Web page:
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Robotics will save the micro‑mobility industry

Haya Verwoord Douidri, Vice President (Global Markets and Strategy) at Superpedestrian, explains why the current micro-mobility model is unsustainable, and presents Superpedestrian’s alternative.

Micro-mobility

Credit: Superpedestrian

There’s no doubt that micro-mobility and its increasing adoption will play a significant role in decarbonising transportation across the world. Unless micro-engineering vehicles are engineered for safety, profitability and accessibility, however, micro-mobility’s growth will be limited. Now is the time to invest significant resources into vehicle engineering and testing, and autonomous safety and maintenance technologies. Micro-mobility providers who fail to do this vital work will be out of the running by 2030. 

Unless micro-engineering vehicles are engineered for safety, profitability and accessibility, however, micro-mobility’s growth will be limited”

The impact of micro-mobility to date is evidenced by the remarkable growth of shared e-scooter operators. Estimated to be worth $40 billion in 2020, some forecasts are predicting the global micro-mobility market to grow to as much as $200 billion by 2030. The fastest-growing segment of the shared sector is shared e-scooters, which emerged only four years ago, with Bird and Lime launching in the U.S. in 2017. Within a year, Bird had reached a $1 billion valuation. Both companies were valued at over $2 billion by 2020.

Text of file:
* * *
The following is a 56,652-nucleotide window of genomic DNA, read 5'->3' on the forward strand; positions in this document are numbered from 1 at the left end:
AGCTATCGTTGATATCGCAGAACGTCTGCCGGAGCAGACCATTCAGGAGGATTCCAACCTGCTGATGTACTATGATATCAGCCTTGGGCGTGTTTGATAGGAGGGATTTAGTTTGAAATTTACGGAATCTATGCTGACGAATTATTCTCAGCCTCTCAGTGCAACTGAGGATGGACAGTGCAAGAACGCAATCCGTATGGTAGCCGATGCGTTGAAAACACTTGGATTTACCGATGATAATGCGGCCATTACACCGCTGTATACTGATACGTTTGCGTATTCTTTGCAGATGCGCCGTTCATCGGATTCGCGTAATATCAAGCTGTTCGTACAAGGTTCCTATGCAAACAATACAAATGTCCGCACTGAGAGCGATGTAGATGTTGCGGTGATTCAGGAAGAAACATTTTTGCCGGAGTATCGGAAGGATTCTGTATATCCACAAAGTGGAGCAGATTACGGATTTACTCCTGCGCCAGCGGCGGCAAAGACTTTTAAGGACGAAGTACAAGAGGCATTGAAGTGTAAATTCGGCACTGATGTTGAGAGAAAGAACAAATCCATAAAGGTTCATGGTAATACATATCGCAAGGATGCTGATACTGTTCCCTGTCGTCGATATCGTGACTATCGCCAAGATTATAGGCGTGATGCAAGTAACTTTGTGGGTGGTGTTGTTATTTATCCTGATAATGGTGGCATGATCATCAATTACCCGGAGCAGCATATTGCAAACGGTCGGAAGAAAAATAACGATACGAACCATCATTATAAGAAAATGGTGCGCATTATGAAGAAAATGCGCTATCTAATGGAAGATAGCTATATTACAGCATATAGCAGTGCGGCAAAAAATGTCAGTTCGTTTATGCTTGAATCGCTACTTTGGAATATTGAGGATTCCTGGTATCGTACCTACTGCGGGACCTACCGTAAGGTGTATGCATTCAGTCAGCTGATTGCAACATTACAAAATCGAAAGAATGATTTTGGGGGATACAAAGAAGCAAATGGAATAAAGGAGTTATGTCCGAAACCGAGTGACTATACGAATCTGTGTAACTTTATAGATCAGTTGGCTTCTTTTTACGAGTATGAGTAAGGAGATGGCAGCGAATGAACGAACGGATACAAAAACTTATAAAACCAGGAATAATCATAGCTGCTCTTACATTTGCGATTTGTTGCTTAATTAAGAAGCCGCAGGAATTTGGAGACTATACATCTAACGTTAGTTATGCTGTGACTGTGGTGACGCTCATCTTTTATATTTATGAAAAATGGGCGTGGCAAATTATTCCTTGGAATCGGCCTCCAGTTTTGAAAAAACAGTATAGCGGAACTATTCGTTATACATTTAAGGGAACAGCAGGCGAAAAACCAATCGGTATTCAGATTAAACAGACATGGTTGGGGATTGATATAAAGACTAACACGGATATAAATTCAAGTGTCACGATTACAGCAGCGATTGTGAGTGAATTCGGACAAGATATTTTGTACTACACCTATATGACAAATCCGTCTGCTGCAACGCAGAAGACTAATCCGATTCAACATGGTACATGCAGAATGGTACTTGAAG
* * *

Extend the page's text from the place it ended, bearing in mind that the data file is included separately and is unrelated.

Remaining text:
The allure of e-scooters to consumers is most recently illustrated in the UK. Although the vehicles remain illegal to ride on public roads, a small number of trial zones were created in England in the second half of 2020 by the Department for Transport (DfT) to begin gathering data to inform future legislation. By summer 2021, the country’s shared e-scooter fleets were supporting more than one million journeys every month.

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